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Post-retirement Reflections.

Harold L. Brodell, M.D.

Harold L. Brodell received his postgraduate training in Internal Medicine at North Carolina Memorial Hospital, Chapel Hill, and University Hospitals of Cleveland. Following Fellowships in Cardiology and Neurology at University Hospitals and a tour of duty in the U.S. Army Medical Service, he practiced Internal Medicine for thirty years in Warren, Ohio. While in private practice, he served as Chief of Staff at Trumbull Memorial Hospital in Warren and received several professional awards including physician recognition awards from the A.M.A. Both of his sons and a daughter-in-law are practicing physicians in Warren. He and his wife currently live in retirement in Florida.

I have been asked by my favorite classmates to write a short piece about my feelings regarding medical practice at the present time. I had the good fortune to have had an intensive internal medicine practice for thirty years in Warren, Ohio, after excellent training at North Carolina Memorial Hospital in Chapel Hill and a residency at University Hospitals, Cleveland, Ohio. I served for two years as Assistant Chief of Medicine, USAH, Fort Leonard Wood, Missouri.

I have two sons and a daughter-in-law in very successful and active medical practice in Warren, Ohio, and a daughter who assists them as an office manager. We also have a grand-daughter in her second year of medical school at the U of R School of Medicine and Dentistry. Son, Bob, was just elected to the American Dermatological Society and has published many articles.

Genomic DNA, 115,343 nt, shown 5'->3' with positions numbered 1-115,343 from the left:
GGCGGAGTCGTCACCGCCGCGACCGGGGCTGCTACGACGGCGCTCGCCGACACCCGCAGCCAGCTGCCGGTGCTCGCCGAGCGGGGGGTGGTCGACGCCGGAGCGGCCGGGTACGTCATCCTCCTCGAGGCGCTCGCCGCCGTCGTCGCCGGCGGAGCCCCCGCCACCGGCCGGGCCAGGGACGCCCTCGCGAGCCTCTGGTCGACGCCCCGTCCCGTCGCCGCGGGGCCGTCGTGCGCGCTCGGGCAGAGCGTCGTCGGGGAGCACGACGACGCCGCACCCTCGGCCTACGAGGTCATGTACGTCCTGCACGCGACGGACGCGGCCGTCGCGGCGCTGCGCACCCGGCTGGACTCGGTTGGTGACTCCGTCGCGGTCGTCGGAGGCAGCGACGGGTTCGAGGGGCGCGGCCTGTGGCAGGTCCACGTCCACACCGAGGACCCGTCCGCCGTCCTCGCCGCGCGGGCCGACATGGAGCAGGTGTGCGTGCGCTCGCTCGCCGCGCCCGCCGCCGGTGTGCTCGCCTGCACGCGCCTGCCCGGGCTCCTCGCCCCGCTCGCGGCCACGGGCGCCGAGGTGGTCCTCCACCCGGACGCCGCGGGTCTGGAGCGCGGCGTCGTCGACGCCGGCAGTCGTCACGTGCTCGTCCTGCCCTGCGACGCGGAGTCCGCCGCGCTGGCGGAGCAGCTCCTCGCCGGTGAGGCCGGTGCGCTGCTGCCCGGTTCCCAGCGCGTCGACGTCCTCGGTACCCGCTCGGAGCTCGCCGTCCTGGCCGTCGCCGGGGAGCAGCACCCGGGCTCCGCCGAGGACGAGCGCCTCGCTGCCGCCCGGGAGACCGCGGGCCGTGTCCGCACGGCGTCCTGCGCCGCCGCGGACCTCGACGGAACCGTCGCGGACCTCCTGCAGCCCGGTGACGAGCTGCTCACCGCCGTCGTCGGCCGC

Since retirement 20 years ago, we have been fortunate to have had excellent medical attention from a fine Internist-Cardiologist who graduated from Harvard Medical School. Keeping up with medical advances has not been possible but I do understand the basics and rationale of current therapy. We treat our physician and all consultants with great respect, knowing how much they had to learn in order to reach their present positions.

The politics of medicine is beyond my grasp, but I must say my practice before government regulation was very enjoyable and I never expected that governmental involvement could make it any better. Now, having become a patient instead of a physician, I have to admit that it is better from the patient's standpoint: we have had free choice of physician for our primary care and this has been of exemplary quality; the specialists we required were also top-notch and saw us promptly; and under our insurance, physicians’ services were available at no cost to us and medications were reasonably priced.